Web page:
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Adjeroud

Adjeroud


“Apostleship” Outside of the New Testament

“Apostleship” Outside of the New Testament

Galatians 1:1

Excerpt


The Greek word for “apostle” is not used outside the NT in the same sense as it is in the NT. It is derived from the verb “to send” and is at home in the language of the sea meaning a particular “ship” or “group of ships,” a “marine expedition” or “the leader” of such. Its usage is almost always impersonal and thoroughly passive. There is no hint of personal initiative or authorization, merely the connotation of something being sent. Later papyri use the word to mean “bill” or “invoice” or even a “passport,” continuing to reflect the vocabulary of maritime affairs.


Elwell, Walter A., and Philip Wesley Comfort. Tyndale Bible dictionary 2001 : 96. Print. Tyndale Reference Library.

Origins of the Samaritans

Origins of the Samaritans




John 4:1–45
Excerpt


Samaritan [is] in the OT an ethnic term for the residents of the district of Samaria. The term appears only once (2 Kings 17:29) in the account of the settlement of Mesopotamian colonists in the region by the Assyrians, in the comment that these foreign people made gods of their own which they placed ‘in the shrines of the high places which the Samaritans had made.’ In the NT, however, the term is used exclusively for the members of a particular ethno-religious community based in the area, living for the most part around Mt. Gerizim (John 4:1-42) but residing also in their own villages throughout the region (Matt.10:5; Luke 9:52), who might be encountered in villages neighboring on Samaria (Luke 17:11-19) or even on the roadway between Jerusalem and Jericho (Luke 10:29-37).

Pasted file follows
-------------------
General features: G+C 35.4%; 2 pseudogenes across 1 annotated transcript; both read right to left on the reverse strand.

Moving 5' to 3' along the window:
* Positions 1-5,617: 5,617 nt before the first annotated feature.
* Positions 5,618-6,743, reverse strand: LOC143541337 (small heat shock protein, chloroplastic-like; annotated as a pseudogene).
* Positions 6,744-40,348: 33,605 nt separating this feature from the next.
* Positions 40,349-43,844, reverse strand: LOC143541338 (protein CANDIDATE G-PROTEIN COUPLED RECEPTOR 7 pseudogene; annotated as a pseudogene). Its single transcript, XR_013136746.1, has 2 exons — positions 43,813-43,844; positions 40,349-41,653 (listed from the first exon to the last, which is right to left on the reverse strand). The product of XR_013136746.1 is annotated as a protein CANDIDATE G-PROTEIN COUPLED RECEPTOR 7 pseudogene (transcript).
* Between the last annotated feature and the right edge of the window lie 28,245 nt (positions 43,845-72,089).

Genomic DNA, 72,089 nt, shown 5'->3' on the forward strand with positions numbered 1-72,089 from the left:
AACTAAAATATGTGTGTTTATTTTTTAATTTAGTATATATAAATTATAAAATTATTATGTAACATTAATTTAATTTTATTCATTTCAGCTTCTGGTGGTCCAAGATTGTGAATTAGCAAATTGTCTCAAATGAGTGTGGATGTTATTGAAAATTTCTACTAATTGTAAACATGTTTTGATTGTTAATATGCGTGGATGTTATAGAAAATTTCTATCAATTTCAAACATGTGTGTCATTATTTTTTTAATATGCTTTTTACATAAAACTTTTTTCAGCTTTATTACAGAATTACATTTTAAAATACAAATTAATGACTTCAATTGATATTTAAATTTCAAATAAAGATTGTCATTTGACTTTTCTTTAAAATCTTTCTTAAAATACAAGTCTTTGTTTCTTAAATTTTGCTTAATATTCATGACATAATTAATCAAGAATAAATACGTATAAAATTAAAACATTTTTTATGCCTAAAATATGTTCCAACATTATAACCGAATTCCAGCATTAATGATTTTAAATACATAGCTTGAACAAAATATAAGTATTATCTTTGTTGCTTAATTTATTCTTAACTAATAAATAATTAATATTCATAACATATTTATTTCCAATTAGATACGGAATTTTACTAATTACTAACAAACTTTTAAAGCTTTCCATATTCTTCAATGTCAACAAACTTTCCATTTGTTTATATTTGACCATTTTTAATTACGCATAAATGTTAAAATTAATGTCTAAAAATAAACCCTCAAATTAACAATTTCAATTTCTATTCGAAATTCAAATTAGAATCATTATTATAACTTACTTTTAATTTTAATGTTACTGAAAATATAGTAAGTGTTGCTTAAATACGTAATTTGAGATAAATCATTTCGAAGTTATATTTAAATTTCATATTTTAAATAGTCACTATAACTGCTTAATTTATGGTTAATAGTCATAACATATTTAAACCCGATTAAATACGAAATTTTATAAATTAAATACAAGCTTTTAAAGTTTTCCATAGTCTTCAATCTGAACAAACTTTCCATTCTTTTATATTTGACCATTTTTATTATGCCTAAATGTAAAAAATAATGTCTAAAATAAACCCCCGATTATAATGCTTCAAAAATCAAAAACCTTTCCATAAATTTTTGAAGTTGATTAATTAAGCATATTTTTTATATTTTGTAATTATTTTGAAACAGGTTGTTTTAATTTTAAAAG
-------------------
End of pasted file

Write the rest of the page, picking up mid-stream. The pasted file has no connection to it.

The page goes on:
Achtemeier, Paul J., Harper & Row and Society of Biblical Literature.Harper’s Bible dictionary 1985 : 898. Print.

Contrasting Outcomes

Contrasting Outcomes




Excerpt


“Blessings are upon the head of the righteous.” Either God rewards the righteous person with blessings, or others bestow their blessings upon him because of his righteousness. On the other hand, “the mouth of the wicked conceals violence,”i.e. so that he may wait for the opportunity of practicing violence. The idea is that the wicked plot the ruin of their neighbors and thus incur their curses instead of their blessings. The verse indicates the contrast between the manifest blessedness of the righteous and the sinister activities of the wicked.


Smith, James E. The Wisdom Literature, and Psalms. Joplin, MO: College Press Pub. Co., 1996. Print. Old Testament Survey Series.

Bronze Serpent

Bronze Serpent

‎Numbers 21:4–9 tells that bitter complaining against God and Moses by the Israelites led to punishment from the Lord. Fiery serpents were sent among them, biting them, causing many to die. Once the Israelites repented Moses prayed to the Lord for deliverance. The Lord instructed Moses to make a bronze serpent, set on a pole. If any Israelite was bitten, they would only need to look up at the bronze serpent to live.

Obelisk in Heliopolis, Egypt, the Biblical On

Obelisk in Heliopolis, Egypt, the Biblical On

‎The biblical On, home of Joseph’s father-in-law (Gen 41:45), was in an area that is now a northeastern suburb of the city of Cairo. The Greeks named the city Heliopolis, “City of the Sun,” because it was dedicated to the worship of the sun god Ra. The ancient ruins are largely gone or obscured now because the builders of Cairo buried them or used parts of them over the centuries for building materials. This obelisk is one of the few remaining monuments of ancient Heliopolis. ‎Gen 41:45, Gen 46:20, Jer 43:13, Ezek 30:17

The Setting for the Sign

The Setting for the Sign




Excerpt